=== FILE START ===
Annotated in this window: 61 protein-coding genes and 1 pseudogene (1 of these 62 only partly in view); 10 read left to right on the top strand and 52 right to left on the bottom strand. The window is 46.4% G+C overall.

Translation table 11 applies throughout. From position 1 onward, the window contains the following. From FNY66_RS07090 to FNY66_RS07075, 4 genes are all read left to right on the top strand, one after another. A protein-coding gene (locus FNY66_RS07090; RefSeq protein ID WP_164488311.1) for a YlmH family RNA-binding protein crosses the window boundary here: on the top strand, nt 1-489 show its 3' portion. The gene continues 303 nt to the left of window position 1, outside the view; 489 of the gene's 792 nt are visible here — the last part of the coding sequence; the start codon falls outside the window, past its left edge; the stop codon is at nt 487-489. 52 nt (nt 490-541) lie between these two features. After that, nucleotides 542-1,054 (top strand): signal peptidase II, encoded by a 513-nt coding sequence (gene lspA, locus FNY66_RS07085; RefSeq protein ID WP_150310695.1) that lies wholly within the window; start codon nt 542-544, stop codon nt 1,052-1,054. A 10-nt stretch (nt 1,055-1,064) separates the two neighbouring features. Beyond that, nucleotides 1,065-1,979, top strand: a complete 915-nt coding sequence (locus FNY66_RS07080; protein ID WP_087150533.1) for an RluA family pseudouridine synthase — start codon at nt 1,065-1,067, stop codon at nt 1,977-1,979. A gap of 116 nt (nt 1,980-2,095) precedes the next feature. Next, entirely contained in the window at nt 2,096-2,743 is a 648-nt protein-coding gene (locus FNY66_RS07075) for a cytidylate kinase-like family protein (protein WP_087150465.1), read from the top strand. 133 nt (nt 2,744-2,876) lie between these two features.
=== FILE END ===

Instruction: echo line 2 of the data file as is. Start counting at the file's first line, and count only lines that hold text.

Translation table 11 applies throughout. From position 1 onward, the window contains the following. From FNY66_RS07090 to FNY66_RS07075, 4 genes are all read left to right on the top strand, one after another. A protein-coding gene (locus FNY66_RS07090; RefSeq protein ID WP_164488311.1) for a YlmH family RNA-binding protein crosses the window boundary here: on the top strand, nt 1-489 show its 3' portion. The gene continues 303 nt to the left of window position 1, outside the view; 489 of the gene's 792 nt are visible here — the last part of the coding sequence; the start codon falls outside the window, past its left edge; the stop codon is at nt 487-489. 52 nt (nt 490-541) lie between these two features. After that, nucleotides 542-1,054 (top strand): signal peptidase II, encoded by a 513-nt coding sequence (gene lspA, locus FNY66_RS07085; RefSeq protein ID WP_150310695.1) that lies wholly within the window; start codon nt 542-544, stop codon nt 1,052-1,054. A 10-nt stretch (nt 1,055-1,064) separates the two neighbouring features. Beyond that, nucleotides 1,065-1,979, top strand: a complete 915-nt coding sequence (locus FNY66_RS07080; protein ID WP_087150533.1) for an RluA family pseudouridine synthase — start codon at nt 1,065-1,067, stop codon at nt 1,977-1,979. A gap of 116 nt (nt 1,980-2,095) precedes the next feature. Next, entirely contained in the window at nt 2,096-2,743 is a 648-nt protein-coding gene (locus FNY66_RS07075) for a cytidylate kinase-like family protein (protein WP_087150465.1), read from the top strand. 133 nt (nt 2,744-2,876) lie between these two features.